We need to respect personal space

Published: 07th April 2013 12:00 AM  |   Last Updated: 05th April 2013 12:34 PM   |  A+A-

Please do not wear any strong scents. We want to smell the fragrance of nature!” This was a notice I saw once written by some students in a yoga centre. With an increase in consumerism and people trying to sell everything from pins and plastics to aeroplanes and weapons of mass destruction, it is time we stopped and thought about what we are doing to ourselves, leave alone what we do to the world.

A simple thing as a perfume, if it is worn just to please oneself, then it does not come out of the personal space of that individual.

Unfortunately many do not in fact wear it for themselves, but for everyone else to smell. Just as a car increases the individual’s personal space on the road, much more than a bike or a cycle does, a strong perfume expands the personal space of the individual. The person may be slim, but if wearing a scent that is strong, he becomes three to four times his size. In public places, this may not affect others much as all have the choice to move away to some other place if they don’t want to inhale the torture. If they wear it in enclosed spaces—cinema halls (even there it is not much of a bother because the mind gets totally absorbed in the movie), auditoria etc—it is nothing but sheer misery for people, several seats around them.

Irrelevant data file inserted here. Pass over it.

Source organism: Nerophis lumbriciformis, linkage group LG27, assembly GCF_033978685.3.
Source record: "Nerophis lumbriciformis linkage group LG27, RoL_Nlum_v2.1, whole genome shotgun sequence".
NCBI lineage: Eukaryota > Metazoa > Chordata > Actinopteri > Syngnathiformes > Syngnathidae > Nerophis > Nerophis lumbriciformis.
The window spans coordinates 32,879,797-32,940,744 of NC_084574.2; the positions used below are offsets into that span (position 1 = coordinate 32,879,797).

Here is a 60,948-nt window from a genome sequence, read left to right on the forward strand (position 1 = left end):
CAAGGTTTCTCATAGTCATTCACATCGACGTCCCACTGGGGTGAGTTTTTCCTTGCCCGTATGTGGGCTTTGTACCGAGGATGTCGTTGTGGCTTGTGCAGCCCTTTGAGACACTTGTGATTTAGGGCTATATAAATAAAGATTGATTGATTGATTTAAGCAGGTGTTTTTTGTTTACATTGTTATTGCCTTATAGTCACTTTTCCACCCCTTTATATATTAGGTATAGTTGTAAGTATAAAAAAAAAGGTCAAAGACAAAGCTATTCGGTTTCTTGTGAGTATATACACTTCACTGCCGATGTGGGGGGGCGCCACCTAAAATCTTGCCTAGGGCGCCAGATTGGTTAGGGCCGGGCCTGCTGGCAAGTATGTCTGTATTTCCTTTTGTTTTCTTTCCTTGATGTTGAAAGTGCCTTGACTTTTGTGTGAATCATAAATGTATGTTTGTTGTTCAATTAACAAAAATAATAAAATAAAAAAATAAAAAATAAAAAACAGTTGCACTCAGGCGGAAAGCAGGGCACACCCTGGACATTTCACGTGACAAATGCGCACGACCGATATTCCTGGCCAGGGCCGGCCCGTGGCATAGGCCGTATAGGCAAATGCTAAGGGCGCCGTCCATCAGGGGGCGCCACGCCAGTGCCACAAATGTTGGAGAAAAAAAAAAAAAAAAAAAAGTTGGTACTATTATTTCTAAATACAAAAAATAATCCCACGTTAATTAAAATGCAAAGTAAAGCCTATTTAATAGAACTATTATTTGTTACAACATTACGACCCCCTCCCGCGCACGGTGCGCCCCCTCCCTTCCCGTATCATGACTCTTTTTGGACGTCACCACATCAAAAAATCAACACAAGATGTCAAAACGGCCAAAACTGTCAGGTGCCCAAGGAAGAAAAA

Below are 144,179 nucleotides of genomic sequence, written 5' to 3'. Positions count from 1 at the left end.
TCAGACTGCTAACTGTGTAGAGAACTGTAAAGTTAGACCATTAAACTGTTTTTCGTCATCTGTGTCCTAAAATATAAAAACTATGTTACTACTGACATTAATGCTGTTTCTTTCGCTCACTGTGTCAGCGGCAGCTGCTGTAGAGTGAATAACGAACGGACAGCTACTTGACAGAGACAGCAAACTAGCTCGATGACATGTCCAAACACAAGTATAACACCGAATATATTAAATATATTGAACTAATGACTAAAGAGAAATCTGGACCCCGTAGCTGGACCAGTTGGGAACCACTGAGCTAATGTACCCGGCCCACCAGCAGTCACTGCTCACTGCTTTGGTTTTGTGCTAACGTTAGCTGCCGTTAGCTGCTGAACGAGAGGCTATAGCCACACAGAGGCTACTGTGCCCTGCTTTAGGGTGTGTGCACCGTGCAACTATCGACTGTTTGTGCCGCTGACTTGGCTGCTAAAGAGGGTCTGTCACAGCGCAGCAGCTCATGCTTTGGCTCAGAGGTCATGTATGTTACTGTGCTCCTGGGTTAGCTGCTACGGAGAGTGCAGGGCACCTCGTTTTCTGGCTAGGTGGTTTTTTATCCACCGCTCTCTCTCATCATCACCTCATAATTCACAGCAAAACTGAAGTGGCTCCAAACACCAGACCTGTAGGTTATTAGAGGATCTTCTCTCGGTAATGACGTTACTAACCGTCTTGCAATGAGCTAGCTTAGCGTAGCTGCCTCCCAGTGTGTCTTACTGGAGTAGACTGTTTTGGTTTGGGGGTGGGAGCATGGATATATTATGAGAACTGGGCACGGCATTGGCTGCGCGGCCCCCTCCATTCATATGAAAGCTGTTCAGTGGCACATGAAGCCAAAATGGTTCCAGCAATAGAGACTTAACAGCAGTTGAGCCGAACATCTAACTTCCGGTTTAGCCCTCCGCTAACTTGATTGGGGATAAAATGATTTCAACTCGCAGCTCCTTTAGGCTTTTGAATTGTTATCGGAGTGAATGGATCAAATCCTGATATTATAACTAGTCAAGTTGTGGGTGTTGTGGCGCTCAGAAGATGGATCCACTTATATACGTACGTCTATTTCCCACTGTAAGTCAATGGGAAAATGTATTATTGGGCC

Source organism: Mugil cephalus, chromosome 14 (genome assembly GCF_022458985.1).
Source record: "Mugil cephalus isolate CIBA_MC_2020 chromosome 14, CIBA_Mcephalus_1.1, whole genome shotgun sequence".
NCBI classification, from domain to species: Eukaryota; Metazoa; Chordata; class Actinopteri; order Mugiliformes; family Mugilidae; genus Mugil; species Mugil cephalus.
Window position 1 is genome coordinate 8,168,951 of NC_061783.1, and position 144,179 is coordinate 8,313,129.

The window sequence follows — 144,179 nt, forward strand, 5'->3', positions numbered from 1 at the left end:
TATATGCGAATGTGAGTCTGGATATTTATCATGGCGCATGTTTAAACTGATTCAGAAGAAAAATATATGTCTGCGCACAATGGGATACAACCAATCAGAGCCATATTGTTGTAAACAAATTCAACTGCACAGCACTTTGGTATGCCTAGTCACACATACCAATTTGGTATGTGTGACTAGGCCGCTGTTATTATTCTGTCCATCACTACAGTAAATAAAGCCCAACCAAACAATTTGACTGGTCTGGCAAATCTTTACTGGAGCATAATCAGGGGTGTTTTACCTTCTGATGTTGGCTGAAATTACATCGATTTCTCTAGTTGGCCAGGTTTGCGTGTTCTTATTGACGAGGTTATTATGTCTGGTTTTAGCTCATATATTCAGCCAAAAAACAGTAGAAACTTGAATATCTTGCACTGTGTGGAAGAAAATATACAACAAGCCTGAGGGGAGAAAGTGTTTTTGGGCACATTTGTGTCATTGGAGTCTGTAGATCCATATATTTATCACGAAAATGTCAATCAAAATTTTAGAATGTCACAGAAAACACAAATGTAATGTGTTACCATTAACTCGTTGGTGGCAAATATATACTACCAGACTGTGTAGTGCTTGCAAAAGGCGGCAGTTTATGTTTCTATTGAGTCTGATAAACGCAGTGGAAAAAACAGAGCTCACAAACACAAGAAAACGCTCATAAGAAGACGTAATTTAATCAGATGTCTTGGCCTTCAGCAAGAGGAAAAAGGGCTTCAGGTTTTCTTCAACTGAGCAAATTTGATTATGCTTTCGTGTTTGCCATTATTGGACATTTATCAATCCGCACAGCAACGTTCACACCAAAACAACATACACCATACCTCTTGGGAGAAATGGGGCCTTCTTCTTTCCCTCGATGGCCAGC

Why does this disturbance happen? An object, material in the case of cars, buses etc., words and mental in the case of movies, audio and perfumes, or even noxious fumes, have a form and a subtle sound too. The human mind has the capacity to register this form and sound, and store it as an impression. This impression is generally not so deep and it gets dissolved in sleep with our dreams; we can dream of seeing a bus in the shape of a car which carries only those people wearing perfumes! But when our likes and dislikes are very strong—which is generally the case of most of the people on this planet—there is a very strong mental registry that an object leaves. This is the reason why our ancestors advocated simple living and high thinking and they also lived it in their own lives. Too many chairs, too many tables, too many beds and bedspreads, curtains, computers, audio, video and mobile gadgets, plastic covers and containers have this natural tendency to create a deep impact in our minds that are not indeed very inspiring or positive in nature.

The world has enough to meet the basic needs of food, clothing and shelter for each one of us. To grab more space, more money, more food, more luxury is to only wallow in one’s own spiritual poverty. At an individual level, use anything that you wish to, but do so with awareness. Each object has its place and even waste is disposed of with awareness into that glorious container called the trash can! —Swahilya Shambhavi



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